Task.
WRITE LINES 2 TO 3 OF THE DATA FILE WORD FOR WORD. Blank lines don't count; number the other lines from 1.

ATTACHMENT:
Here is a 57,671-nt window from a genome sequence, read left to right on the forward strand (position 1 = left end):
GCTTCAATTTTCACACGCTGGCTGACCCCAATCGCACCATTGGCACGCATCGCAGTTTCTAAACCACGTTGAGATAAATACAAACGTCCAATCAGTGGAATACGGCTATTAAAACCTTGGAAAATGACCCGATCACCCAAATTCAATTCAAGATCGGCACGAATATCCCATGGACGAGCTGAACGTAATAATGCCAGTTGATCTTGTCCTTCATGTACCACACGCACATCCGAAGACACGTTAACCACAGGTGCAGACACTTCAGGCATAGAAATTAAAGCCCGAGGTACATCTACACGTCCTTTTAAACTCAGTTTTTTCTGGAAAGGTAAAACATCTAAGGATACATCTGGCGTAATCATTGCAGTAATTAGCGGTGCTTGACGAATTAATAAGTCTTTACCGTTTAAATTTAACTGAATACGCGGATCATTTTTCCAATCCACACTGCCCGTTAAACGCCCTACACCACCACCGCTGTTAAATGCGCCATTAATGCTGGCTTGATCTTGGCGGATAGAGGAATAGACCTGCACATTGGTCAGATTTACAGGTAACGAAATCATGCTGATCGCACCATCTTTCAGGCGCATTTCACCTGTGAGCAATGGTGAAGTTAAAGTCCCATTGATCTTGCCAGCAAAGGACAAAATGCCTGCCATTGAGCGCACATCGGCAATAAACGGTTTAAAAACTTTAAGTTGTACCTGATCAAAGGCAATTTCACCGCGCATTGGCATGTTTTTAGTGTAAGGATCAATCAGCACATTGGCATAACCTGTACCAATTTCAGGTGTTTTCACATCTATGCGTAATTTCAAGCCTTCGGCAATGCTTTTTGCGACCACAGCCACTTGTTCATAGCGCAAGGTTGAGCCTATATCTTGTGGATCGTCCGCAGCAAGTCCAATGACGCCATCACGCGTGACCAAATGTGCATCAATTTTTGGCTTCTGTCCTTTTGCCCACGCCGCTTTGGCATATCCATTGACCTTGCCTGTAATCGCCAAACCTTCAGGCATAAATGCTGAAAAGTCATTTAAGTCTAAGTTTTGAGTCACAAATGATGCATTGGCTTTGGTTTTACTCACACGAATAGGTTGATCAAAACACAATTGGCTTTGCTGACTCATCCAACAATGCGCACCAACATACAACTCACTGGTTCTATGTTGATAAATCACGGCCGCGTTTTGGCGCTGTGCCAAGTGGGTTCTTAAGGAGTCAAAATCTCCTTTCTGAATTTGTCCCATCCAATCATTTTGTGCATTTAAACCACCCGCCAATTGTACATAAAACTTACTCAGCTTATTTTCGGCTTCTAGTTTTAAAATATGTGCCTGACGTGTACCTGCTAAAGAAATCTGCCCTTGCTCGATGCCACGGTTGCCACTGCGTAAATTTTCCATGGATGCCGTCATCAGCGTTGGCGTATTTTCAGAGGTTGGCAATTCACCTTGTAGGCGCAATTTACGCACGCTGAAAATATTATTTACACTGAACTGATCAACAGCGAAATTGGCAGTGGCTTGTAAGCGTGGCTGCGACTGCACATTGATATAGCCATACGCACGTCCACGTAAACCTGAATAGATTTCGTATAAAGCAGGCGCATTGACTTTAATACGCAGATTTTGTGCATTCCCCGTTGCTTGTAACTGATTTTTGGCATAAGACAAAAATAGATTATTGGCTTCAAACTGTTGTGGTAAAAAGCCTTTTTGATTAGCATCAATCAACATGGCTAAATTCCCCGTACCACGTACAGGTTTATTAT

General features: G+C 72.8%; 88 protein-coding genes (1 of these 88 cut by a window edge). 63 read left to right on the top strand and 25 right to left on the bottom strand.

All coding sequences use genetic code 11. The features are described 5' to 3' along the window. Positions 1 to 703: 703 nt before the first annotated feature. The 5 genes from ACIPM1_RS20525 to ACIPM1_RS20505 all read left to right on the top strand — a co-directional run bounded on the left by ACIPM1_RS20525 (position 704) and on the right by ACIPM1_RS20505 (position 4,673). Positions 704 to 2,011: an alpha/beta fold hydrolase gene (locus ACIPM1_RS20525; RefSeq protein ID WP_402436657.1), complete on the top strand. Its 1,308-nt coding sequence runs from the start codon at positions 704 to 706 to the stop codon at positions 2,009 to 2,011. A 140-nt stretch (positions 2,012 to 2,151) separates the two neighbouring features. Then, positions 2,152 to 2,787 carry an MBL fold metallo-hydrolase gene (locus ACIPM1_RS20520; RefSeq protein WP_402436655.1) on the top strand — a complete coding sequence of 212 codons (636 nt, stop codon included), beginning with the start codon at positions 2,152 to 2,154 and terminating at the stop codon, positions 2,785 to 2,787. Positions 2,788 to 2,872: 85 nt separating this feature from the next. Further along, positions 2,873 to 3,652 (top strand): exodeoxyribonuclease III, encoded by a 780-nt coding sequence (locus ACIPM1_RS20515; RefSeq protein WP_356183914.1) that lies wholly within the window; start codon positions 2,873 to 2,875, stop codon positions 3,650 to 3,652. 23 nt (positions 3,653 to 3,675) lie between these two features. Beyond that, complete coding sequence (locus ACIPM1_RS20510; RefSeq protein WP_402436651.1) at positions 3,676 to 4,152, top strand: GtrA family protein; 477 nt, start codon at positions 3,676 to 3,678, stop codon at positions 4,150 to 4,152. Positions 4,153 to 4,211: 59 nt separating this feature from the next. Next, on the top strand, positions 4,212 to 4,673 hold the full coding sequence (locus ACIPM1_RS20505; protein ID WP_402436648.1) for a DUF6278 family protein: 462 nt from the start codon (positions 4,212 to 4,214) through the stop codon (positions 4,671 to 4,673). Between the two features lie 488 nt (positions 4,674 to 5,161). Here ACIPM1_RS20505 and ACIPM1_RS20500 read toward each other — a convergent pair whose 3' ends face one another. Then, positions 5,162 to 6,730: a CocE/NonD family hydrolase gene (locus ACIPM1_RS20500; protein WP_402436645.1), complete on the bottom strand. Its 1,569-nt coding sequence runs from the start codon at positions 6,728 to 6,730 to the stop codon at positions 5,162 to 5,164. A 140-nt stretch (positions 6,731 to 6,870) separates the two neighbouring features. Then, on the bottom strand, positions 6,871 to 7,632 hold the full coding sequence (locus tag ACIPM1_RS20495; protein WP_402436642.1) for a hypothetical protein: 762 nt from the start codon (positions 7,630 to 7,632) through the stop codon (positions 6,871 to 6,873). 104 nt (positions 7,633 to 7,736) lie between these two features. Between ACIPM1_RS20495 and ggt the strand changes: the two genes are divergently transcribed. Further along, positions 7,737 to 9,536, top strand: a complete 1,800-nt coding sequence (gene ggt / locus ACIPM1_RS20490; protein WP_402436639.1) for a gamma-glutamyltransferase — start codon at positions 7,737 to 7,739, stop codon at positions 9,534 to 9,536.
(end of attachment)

GCTTCAATTTTCACACGCTGGCTGACCCCAATCGCACCATTGGCACGCATCGCAGTTTCTAAACCACGTTGAGATAAATACAAACGTCCAATCAGTGGAATACGGCTATTAAAACCTTGGAAAATGACCCGATCACCCAAATTCAATTCAAGATCGGCACGAATATCCCATGGACGAGCTGAACGTAATAATGCCAGTTGATCTTGTCCTTCATGTACCACACGCACATCCGAAGACACGTTAACCACAGGTGCAGACACTTCAGGCATAGAAATTAAAGCCCGAGGTACATCTACACGTCCTTTTAAACTCAGTTTTTTCTGGAAAGGTAAAACATCTAAGGATACATCTGGCGTAATCATTGCAGTAATTAGCGGTGCTTGACGAATTAATAAGTCTTTACCGTTTAAATTTAACTGAATACGCGGATCATTTTTCCAATCCACACTGCCCGTTAAACGCCCTACACCACCACCGCTGTTAAATGCGCCATTAATGCTGGCTTGATCTTGGCGGATAGAGGAATAGACCTGCACATTGGTCAGATTTACAGGTAACGAAATCATGCTGATCGCACCATCTTTCAGGCGCATTTCACCTGTGAGCAATGGTGAAGTTAAAGTCCCATTGATCTTGCCAGCAAAGGACAAAATGCCTGCCATTGAGCGCACATCGGCAATAAACGGTTTAAAAACTTTAAGTTGTACCTGATCAAAGGCAATTTCACCGCGCATTGGCATGTTTTTAGTGTAAGGATCAATCAGCACATTGGCATAACCTGTACCAATTTCAGGTGTTTTCACATCTATGCGTAATTTCAAGCCTTCGGCAATGCTTTTTGCGACCACAGCCACTTGTTCATAGCGCAAGGTTGAGCCTATATCTTGTGGATCGTCCGCAGCAAGTCCAATGACGCCATCACGCGTGACCAAATGTGCATCAATTTTTGGCTTCTGTCCTTTTGCCCACGCCGCTTTGGCATATCCATTGACCTTGCCTGTAATCGCCAAACCTTCAGGCATAAATGCTGAAAAGTCATTTAAGTCTAAGTTTTGAGTCACAAATGATGCATTGGCTTTGGTTTTACTCACACGAATAGGTTGATCAAAACACAATTGGCTTTGCTGACTCATCCAACAATGCGCACCAACATACAACTCACTGGTTCTATGTTGATAAATCACGGCCGCGTTTTGGCGCTGTGCCAAGTGGGTTCTTAAGGAGTCAAAATCTCCTTTCTGAATTTGTCCCATCCAATCATTTTGTGCATTTAAACCACCCGCCAATTGTACATAAAACTTACTCAGCTTATTTTCGGCTTCTAGTTTTAAAATATGTGCCTGACGTGTACCTGCTAAAGAAATCTGCCCTTGCTCGATGCCACGGTTGCCACTGCGTAAATTTTCCATGGATGCCGTCATCAGCGTTGGCGTATTTTCAGAGGTTGGCAATTCACCTTGTAGGCGCAATTTACGCACGCTGAAAATATTATTTACACTGAACTGATCAACAGCGAAATTGGCAGTGGCTTGTAAGCGTGGCTGCGACTGCACATTGATATAGCCATACGCACGTCCACGTAAACCTGAATAGATTTCGTATAAAGCAGGCGCATTGACTTTAATACGCAGATTTTGTGCATTCCCCGTTGCTTGTAACTGATTTTTGGCATAAGACAAAAATAGATTATTGGCTTCAAACTGTTGTGGTAAAAAGCCTTTTTGATTAGCATCAATCAACATGGCTAAATTCCCCGTACCACGTACAGGTTTATTAT

General features: G+C 72.8%; 88 protein-coding genes (1 of these 88 cut by a window edge). 63 read left to right on the top strand and 25 right to left on the bottom strand.